Non-Disclosure Letter

Our Non-Disclosure Letter template:

  • Easy to complete
  • Specialist-solicitor-drafted
  • Simple legal protection for you
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How Does It Work?

  • 1. Download
  • 2. Edit
  • 3. Print
  • 4. Sign

Do you have information about your business that you need to disclose or share confidentially? If you do, then you will need a Non-Disclosure Letter. Take away the worry that it will be stolen by using our easy-to-use Non-Disclosure Letter. This template offers you legal protection in a concise form.

It may be necessary to have a prototype made of your new product. You wouldn’t want the design or design idea to be leaked, so use our Non-Disclosure Letter for proper legal protection.

If your business is working on a new idea or product, it is a good idea to have anyone involved in the project to sign a Non-Disclosure Letter. This way you will be protected from any passing of the sensitive information to another party.

If you are familiar with our One-Way Non-Disclosure Agreement, you will notice that this Non-Disclosure Letter is an abbreviated version. Because this letter is short and to the point, a business that may balk at signing the more detailed agreement will generally be more amenable to signing the shortened version that this letter provides. The letter still gives you good legal protection.

Using Our Non-Disclosure Letter Template

You should use this Non-Disclosure Letter whenever you have consultants, partners, employees, suppliers, affiliates or other parties who could be privy to your company’s private, sensitive information.

You can download this template in Word format to your computer. With the template, we provide a guide to ensure that you have no problems in using this document. We strive to provide an easy-to-use form in easy-to-understand language. We will also have on hand support for you by way of a free email and telephone helpline – all to help you complete your template quickly and easily.

You will find that this Non-Disclosure Letter is great value, because it can be used as many times as you need it. Also, whenever we update it, we will send the new version to you free of charge.

Clauses in this Non-Disclosure Letter

To give you an idea what this template includes, here is an excerpt from the guide:

1. Interpretation – This clause defines the main terms used in the letter.

  • Confidential Information – This states what constitutes confidential information – amend the words in square brackets if need be, so that they refer to the types of information that might be disclosed under this letter.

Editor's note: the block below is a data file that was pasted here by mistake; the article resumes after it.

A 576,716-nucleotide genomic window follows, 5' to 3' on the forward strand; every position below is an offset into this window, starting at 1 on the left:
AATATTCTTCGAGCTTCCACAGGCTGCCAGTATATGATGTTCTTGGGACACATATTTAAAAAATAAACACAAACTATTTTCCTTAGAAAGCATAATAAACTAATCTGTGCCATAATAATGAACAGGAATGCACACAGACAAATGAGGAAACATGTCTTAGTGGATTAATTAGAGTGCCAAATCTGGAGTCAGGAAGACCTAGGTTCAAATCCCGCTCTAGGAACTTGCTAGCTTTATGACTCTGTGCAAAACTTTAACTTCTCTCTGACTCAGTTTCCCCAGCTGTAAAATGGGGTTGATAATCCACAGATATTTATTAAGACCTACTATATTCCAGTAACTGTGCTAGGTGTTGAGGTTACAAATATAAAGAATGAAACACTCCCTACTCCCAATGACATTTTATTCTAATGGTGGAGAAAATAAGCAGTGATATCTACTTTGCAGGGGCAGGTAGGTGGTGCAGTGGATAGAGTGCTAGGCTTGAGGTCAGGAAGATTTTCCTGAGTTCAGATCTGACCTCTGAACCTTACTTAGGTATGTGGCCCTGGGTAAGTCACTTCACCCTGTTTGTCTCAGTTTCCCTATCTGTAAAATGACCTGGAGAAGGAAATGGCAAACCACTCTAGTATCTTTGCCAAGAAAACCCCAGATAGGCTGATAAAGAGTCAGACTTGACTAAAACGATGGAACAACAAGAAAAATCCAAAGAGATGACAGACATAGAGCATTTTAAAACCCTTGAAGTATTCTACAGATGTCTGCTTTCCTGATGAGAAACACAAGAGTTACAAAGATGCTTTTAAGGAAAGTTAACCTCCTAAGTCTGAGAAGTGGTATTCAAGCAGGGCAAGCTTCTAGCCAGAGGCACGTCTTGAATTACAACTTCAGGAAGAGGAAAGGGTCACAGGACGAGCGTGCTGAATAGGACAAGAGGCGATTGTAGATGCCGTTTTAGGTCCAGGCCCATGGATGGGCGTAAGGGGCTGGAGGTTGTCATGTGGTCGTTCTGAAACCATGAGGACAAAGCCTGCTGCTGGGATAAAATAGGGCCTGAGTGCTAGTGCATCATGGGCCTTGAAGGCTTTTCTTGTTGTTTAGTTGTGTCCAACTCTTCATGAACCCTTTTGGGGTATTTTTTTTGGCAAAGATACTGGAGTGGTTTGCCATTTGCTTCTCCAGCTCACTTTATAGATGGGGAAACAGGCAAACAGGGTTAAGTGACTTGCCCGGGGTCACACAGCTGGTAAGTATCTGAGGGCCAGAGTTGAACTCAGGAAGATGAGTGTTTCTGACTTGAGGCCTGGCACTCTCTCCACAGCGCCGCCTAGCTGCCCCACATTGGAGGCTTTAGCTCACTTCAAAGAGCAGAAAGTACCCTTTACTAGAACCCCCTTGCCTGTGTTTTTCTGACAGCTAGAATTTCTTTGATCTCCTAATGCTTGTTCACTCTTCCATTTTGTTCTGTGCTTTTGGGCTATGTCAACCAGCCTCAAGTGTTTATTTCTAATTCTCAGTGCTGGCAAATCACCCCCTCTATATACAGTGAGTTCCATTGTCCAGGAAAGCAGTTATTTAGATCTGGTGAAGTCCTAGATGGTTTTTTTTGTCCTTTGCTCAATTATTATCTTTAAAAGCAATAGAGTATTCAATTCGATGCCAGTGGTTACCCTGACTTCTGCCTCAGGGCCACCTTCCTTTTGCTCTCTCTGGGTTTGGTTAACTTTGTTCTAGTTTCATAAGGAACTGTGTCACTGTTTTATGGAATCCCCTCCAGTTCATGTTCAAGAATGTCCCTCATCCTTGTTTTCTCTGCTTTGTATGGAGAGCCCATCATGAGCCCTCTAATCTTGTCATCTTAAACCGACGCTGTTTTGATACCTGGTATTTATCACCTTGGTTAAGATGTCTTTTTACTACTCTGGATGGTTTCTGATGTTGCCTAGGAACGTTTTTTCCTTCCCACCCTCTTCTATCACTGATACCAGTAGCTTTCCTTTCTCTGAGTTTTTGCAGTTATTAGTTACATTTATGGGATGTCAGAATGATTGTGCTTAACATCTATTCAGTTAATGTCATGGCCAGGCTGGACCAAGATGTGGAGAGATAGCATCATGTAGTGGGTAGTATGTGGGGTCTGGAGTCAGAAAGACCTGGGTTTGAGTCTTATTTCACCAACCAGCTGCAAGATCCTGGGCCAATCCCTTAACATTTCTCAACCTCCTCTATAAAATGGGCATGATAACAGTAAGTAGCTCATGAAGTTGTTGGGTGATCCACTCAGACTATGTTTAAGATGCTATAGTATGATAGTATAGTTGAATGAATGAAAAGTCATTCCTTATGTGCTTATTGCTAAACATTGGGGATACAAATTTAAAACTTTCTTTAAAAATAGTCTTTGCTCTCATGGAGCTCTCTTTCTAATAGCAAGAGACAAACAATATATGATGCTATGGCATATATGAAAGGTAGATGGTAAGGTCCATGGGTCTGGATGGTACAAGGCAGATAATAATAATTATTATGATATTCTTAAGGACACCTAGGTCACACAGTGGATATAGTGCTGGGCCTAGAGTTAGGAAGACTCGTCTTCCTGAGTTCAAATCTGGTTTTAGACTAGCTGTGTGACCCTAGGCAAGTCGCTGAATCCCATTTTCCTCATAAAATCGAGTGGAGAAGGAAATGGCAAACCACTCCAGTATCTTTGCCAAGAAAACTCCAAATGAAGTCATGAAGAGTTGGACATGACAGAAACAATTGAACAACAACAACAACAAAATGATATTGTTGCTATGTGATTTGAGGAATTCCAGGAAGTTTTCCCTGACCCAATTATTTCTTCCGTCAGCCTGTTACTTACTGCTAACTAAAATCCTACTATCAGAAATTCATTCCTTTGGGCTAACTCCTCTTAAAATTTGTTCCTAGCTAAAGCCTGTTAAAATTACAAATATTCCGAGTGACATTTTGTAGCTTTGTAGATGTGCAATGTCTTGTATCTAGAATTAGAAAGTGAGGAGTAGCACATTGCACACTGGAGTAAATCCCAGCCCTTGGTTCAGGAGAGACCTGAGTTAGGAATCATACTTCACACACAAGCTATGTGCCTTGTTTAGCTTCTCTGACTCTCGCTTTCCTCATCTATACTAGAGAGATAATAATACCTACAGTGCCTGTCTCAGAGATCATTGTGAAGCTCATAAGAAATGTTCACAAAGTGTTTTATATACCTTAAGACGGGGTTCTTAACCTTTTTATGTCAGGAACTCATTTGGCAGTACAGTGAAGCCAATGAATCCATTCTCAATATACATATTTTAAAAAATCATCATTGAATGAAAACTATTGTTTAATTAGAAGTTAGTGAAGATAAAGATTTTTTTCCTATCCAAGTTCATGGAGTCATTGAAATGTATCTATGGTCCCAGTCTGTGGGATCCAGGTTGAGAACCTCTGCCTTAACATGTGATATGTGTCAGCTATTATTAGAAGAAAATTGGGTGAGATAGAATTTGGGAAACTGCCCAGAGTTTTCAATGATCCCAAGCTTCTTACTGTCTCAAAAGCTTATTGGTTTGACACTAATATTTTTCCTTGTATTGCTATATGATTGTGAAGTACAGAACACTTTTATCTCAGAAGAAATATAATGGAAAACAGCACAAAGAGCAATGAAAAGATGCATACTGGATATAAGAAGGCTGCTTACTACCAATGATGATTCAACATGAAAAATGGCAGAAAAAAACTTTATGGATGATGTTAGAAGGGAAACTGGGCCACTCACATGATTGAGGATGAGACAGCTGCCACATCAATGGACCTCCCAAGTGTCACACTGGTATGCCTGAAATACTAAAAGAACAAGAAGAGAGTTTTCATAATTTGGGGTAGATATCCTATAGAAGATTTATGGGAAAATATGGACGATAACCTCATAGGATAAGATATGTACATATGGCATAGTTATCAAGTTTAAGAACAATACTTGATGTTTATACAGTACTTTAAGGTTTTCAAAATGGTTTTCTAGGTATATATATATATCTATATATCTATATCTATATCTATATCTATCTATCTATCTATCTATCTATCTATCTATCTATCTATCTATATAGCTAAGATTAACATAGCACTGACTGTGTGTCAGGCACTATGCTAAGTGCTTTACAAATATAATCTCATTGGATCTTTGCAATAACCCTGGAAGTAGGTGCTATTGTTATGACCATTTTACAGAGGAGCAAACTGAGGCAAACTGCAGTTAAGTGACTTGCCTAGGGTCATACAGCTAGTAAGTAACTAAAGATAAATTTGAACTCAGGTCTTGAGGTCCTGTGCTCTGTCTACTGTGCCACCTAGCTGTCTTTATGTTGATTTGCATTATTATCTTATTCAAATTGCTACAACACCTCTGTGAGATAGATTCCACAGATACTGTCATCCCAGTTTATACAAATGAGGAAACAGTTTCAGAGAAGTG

• Copies – This ensures that any Confidential Information on computer media, etc is covered, and not just hard copies.
  • Discloser – Here fill in the details of the party sending the letter. If they are a person and not a company, use the following format: “[NAME] of [ADDRESS]”.
  • Permitted Purpose – Fill in the details of what the purpose is of the recipient’s receiving this information, e.g. to enter into a possible joint venture project together.
  • Recipient – Here fill in the details of the party the letter is addressed to. If they are a person and not a company, use the following format: “[NAME] of [ADDRESS]”.

2. Purpose and use of disclosed information – Clause 2.2 provides that the confidential information is only to be used for the permitted purpose. Clause 2.3 provides that any information disclosed prior to the date the letter is signed is also to be protected. Please note however that this is not ideal, and may not work if you did not state verbally that the information was to be kept confidential at the time it was disclosed – you should only disclose sensitive information after both parties have signed such an letter. Clause 2.4 extends the protection to any copies the recipient makes as part of the permitted purpose, and states that the discloser can require the originals and all copies to be returned, destroyed or erased.

3. Obligations – In addition to clauses 2.2 and 5, this clause sets out the rules for the protection of the confidential information – what the recipient can and cannot do.

4. Exceptions – This clause acknowledges that if the information has lost its characteristic of being confidential, the protection of the letter no longer applies to it. It is therefore important that the discloser is careful to maintain the secrecy of its information. These exceptions are standard provisions.

5. Permitted third party disclosure – This clause restricts the recipient passing on the information, even to members of staff. Choose which of the 2 options in clause 5.1.1 you prefer – the first is the more restrictive.

6. Copies – This clause means that copies must be limited in number, protected by the recipient and owned by the discloser.

7. Forced disclosure – In exceptional cases a court or other governmental authority having special powers might order disclosure of the information by the recipient. The recipient will have to comply if this is the case, but clause 7.2 sets some steps that must be taken first to demonstrate this is the case.

8. Term and termination – Even though the terms of this letter can be terminated by either party on notice, the confidentiality provisions will survive and remain in place without a time limit.